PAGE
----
- Nord Stream 2 would cause CO2 emissions of 100 mill tons per year
- Renewed calls to halt construction following Russian military movements
- Decreasing gas demand in Europe may turn pipeline into stranded asset
Today, Urgewald released a report about the gas pipeline project Nord Stream 2 and the fossil fuel corporations driving its construction forward. The analysis outlines the devastating climate impact and Indigenous rights issues associated with the project. Recent geopolitical conflicts and decreasing gas demand in Europe could turn the pipeline into a stranded asset, further increasing reputational and financial risks for the involved companies.
Nord Stream 2 is part of a system of underwater pipelines in the Baltic Sea intended to transport gas over 1200 km from Russia to Germany. The project owner Gazprom has signed financing agreements for the project with Engie, OMV, Shell, Uniper and Wintershall Dea for contributions of €950 million each. If completed and fully used, Nord Stream 2 would add another 55 billion cubic meters (bcm) to Germany’s annual gas imports. Fossil gas plays a key role in fuelling the climate crisis. It consists of 75-100% methane, which is 86 times more potent than CO2. The report finds that Nord Stream 2 would cause CO2 emissions of 100 million tons per year, disregarding the additional methane leakages in the supply chain.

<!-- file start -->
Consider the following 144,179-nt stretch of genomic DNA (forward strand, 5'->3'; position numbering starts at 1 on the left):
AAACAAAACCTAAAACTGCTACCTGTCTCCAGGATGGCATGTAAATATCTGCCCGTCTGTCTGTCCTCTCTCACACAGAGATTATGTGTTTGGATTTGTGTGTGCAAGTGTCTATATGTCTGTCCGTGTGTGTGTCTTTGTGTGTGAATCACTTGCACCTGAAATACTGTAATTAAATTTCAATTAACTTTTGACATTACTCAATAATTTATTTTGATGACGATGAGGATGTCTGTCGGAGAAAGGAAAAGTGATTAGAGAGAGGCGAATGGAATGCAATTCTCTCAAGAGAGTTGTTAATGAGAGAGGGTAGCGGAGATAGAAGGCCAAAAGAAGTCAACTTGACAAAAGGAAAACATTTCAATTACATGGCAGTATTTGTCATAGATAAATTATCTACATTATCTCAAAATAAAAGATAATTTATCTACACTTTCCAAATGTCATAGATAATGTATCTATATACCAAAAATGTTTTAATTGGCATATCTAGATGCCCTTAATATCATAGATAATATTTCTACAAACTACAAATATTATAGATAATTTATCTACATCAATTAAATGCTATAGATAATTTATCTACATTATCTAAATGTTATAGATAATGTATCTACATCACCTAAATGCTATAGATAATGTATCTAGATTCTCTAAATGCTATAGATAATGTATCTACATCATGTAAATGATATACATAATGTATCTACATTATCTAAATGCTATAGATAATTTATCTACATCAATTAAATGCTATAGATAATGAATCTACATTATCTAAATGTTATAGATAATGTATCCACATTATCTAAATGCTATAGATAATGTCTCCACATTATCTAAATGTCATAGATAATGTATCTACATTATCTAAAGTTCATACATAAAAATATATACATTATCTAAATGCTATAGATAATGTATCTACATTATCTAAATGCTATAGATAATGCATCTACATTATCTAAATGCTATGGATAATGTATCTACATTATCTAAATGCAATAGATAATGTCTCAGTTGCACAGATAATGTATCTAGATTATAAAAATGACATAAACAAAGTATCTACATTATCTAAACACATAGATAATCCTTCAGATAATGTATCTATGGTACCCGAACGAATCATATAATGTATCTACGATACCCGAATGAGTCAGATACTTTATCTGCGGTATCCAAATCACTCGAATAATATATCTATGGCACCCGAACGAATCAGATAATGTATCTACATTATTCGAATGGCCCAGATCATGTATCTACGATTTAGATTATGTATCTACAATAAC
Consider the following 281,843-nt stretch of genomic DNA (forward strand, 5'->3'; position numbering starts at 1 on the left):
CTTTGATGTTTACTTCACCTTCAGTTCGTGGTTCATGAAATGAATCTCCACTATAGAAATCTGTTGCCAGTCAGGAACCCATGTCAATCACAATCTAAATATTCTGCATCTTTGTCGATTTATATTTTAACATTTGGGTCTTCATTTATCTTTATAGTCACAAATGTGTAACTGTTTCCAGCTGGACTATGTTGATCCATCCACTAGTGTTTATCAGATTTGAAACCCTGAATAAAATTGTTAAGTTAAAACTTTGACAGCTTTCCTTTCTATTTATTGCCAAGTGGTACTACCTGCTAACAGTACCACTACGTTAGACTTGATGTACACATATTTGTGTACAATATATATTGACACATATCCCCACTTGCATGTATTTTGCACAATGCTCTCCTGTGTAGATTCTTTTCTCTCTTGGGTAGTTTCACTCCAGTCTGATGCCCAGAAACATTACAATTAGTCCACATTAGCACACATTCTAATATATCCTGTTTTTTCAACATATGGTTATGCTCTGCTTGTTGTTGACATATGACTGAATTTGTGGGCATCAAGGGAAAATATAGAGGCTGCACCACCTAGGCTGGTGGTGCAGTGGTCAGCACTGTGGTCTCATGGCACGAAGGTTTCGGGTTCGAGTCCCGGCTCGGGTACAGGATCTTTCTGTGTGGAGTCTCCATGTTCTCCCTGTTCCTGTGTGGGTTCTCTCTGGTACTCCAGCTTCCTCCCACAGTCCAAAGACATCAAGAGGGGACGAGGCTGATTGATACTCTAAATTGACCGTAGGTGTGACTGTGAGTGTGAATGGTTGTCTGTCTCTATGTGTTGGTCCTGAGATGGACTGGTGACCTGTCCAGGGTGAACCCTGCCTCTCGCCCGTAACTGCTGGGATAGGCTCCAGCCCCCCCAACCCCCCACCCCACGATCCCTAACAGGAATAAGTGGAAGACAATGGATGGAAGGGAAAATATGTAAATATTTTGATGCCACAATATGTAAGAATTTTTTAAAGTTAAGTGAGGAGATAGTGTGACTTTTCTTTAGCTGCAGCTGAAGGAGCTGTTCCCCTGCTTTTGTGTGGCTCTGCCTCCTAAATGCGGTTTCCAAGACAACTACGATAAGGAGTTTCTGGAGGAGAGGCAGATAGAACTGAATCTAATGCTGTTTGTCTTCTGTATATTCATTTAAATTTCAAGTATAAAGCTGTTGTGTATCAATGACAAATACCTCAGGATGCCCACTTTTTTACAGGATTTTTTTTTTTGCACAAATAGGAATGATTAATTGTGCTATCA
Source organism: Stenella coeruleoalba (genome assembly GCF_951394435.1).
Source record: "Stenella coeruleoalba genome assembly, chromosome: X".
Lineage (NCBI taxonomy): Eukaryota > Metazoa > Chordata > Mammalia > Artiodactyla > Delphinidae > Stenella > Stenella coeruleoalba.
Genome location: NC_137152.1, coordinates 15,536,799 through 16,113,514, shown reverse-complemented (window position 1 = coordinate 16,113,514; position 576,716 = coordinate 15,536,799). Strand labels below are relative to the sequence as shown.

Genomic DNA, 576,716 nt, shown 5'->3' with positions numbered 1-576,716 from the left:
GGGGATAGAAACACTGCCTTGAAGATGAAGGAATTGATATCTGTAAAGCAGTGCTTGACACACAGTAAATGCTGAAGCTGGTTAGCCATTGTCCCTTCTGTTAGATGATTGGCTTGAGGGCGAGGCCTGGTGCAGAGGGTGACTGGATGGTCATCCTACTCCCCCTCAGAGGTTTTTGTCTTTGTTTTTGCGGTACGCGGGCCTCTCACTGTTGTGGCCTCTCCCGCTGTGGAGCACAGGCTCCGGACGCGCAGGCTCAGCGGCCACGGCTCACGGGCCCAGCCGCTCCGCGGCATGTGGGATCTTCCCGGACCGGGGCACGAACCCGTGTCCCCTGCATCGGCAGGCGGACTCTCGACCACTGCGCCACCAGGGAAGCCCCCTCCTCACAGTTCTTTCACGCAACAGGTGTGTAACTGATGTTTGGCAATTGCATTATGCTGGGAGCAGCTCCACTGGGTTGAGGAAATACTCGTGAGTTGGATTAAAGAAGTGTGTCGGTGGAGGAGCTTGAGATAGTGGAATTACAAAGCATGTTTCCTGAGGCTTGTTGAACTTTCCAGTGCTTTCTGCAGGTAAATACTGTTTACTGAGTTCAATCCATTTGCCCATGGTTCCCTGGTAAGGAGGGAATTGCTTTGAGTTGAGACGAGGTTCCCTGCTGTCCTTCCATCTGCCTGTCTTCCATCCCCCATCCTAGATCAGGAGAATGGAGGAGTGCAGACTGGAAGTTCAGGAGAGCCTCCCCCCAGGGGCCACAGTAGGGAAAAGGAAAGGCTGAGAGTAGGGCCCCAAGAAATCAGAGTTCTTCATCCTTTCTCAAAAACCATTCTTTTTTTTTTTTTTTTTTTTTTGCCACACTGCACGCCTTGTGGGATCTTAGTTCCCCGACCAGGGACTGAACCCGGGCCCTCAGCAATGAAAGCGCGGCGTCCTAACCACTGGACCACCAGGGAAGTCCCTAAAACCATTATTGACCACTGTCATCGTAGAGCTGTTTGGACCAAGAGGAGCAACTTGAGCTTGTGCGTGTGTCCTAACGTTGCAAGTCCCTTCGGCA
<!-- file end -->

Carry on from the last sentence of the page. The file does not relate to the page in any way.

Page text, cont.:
Geopolitical conflicts and calls for sanctions
The arrest of Russian opposition leader Alexei Navalny has resulted in renewed calls for sanctions and the halting of Nord Stream 2 from the European parliament and G7 states. Recent Russian military movements towards the Ukrainian border have further increased diplomatic tensions. The threat of US sanctions has already significantly delayed construction. 18 companies that were involved in the project – among them insurers Munich Re, Axa and Zurich - have left it to avoid the risk of losing future business in the US. Wintershall Dea and OMV both disclosed that they so far financed Nord Stream 2 with €730 million each. Responding to the growing risk of US sanctions, Wintershall Dea announced in its 2020 annual report that it planned no further disbursements.
Nord Stream 2 is threatening livelihoods of Nenets Indigenous Peoples
Nord Stream 2 will transport gas that originates from the Russian Arctic peninsula of Yamal. The region accounts for 23% of the world's explored gas reserves and provides 90% of Russia’s gas supply. The peninsula is home to around 41,000 Nenets Indigenous People, a significant part of which engage in year-round reindeer herding. Exploration and extraction in Yamal have resulted in the loss of pastureland and rising tensions between Indigenous Peoples and the oil and gas companies.
Sonja Meister, Energy Campaigner with Urgewald and author of the report, said:
“Nord Stream 2 will have a disastrous impact on the climate and should be stopped immediately. The pipeline is not compatible with the Paris Agreement’s goal of limiting global warming to 1.5°. Nord Stream 2 has become both a reputational and economic risk. It could quickly turn into a money grave for the involved companies and their respective investors.“
The full report is available at: https://urgewald.org/nordstream2-report